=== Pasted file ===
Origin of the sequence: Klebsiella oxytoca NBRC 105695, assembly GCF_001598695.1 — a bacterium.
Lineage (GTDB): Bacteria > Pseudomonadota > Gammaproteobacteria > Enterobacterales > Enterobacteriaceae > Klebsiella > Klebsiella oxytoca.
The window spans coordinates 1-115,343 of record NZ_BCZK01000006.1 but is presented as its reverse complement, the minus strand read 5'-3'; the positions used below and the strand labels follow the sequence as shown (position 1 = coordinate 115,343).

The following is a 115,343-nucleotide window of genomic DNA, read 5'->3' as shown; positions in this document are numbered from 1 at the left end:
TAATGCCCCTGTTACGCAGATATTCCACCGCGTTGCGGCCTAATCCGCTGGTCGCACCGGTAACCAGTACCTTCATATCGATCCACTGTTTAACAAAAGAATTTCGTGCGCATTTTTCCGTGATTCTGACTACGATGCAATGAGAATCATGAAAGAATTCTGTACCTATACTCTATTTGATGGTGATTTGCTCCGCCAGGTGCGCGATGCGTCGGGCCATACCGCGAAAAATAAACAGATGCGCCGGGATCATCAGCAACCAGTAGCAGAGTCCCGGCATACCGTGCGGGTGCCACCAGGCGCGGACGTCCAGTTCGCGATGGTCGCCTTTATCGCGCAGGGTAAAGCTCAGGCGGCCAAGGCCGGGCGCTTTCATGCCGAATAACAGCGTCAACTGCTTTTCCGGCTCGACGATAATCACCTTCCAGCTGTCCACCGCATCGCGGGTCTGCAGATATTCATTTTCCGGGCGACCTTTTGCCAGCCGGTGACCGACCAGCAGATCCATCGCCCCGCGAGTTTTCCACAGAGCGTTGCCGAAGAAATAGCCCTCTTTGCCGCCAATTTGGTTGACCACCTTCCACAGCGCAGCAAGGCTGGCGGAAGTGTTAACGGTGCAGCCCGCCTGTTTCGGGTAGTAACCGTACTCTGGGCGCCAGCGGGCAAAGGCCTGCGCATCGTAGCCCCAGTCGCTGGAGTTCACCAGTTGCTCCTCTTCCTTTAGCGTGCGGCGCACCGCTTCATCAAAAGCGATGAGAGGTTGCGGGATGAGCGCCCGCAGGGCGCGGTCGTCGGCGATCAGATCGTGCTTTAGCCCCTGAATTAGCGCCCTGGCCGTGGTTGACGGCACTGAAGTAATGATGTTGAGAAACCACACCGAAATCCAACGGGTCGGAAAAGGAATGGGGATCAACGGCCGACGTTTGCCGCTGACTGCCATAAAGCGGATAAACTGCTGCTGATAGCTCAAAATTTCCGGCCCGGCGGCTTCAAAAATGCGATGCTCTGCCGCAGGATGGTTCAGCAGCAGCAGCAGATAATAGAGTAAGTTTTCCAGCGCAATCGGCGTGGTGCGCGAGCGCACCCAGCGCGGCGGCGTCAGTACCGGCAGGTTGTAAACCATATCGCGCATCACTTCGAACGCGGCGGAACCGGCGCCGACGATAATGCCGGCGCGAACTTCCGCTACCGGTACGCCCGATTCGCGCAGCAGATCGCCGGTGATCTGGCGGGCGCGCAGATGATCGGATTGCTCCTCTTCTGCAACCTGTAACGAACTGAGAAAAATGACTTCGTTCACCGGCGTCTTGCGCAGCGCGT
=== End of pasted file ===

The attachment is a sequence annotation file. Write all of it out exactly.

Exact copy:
Origin of the sequence: Klebsiella oxytoca NBRC 105695, assembly GCF_001598695.1 — a bacterium.
Lineage (GTDB): Bacteria > Pseudomonadota > Gammaproteobacteria > Enterobacterales > Enterobacteriaceae > Klebsiella > Klebsiella oxytoca.
The window spans coordinates 1-115,343 of record NZ_BCZK01000006.1 but is presented as its reverse complement, the minus strand read 5'-3'; the positions used below and the strand labels follow the sequence as shown (position 1 = coordinate 115,343).

The following is a 115,343-nucleotide window of genomic DNA, read 5'->3' as shown; positions in this document are numbered from 1 at the left end:
TAATGCCCCTGTTACGCAGATATTCCACCGCGTTGCGGCCTAATCCGCTGGTCGCACCGGTAACCAGTACCTTCATATCGATCCACTGTTTAACAAAAGAATTTCGTGCGCATTTTTCCGTGATTCTGACTACGATGCAATGAGAATCATGAAAGAATTCTGTACCTATACTCTATTTGATGGTGATTTGCTCCGCCAGGTGCGCGATGCGTCGGGCCATACCGCGAAAAATAAACAGATGCGCCGGGATCATCAGCAACCAGTAGCAGAGTCCCGGCATACCGTGCGGGTGCCACCAGGCGCGGACGTCCAGTTCGCGATGGTCGCCTTTATCGCGCAGGGTAAAGCTCAGGCGGCCAAGGCCGGGCGCTTTCATGCCGAATAACAGCGTCAACTGCTTTTCCGGCTCGACGATAATCACCTTCCAGCTGTCCACCGCATCGCGGGTCTGCAGATATTCATTTTCCGGGCGACCTTTTGCCAGCCGGTGACCGACCAGCAGATCCATCGCCCCGCGAGTTTTCCACAGAGCGTTGCCGAAGAAATAGCCCTCTTTGCCGCCAATTTGGTTGACCACCTTCCACAGCGCAGCAAGGCTGGCGGAAGTGTTAACGGTGCAGCCCGCCTGTTTCGGGTAGTAACCGTACTCTGGGCGCCAGCGGGCAAAGGCCTGCGCATCGTAGCCCCAGTCGCTGGAGTTCACCAGTTGCTCCTCTTCCTTTAGCGTGCGGCGCACCGCTTCATCAAAAGCGATGAGAGGTTGCGGGATGAGCGCCCGCAGGGCGCGGTCGTCGGCGATCAGATCGTGCTTTAGCCCCTGAATTAGCGCCCTGGCCGTGGTTGACGGCACTGAAGTAATGATGTTGAGAAACCACACCGAAATCCAACGGGTCGGAAAAGGAATGGGGATCAACGGCCGACGTTTGCCGCTGACTGCCATAAAGCGGATAAACTGCTGCTGATAGCTCAAAATTTCCGGCCCGGCGGCTTCAAAAATGCGATGCTCTGCCGCAGGATGGTTCAGCAGCAGCAGCAGATAATAGAGTAAGTTTTCCAGCGCAATCGGCGTGGTGCGCGAGCGCACCCAGCGCGGCGGCGTCAGTACCGGCAGGTTGTAAACCATATCGCGCATCACTTCGAACGCGGCGGAACCGGCGCCGACGATAATGCCGGCGCGAACTTCCGCTACCGGTACGCCCGATTCGCGCAGCAGATCGCCGGTGATCTGGCGGGCGCGCAGATGATCGGATTGCTCCTCTTCTGCAACCTGTAACGAACTGAGAAAAATGACTTCGTTCACCGGCGTCTTGCGCAGCGCGT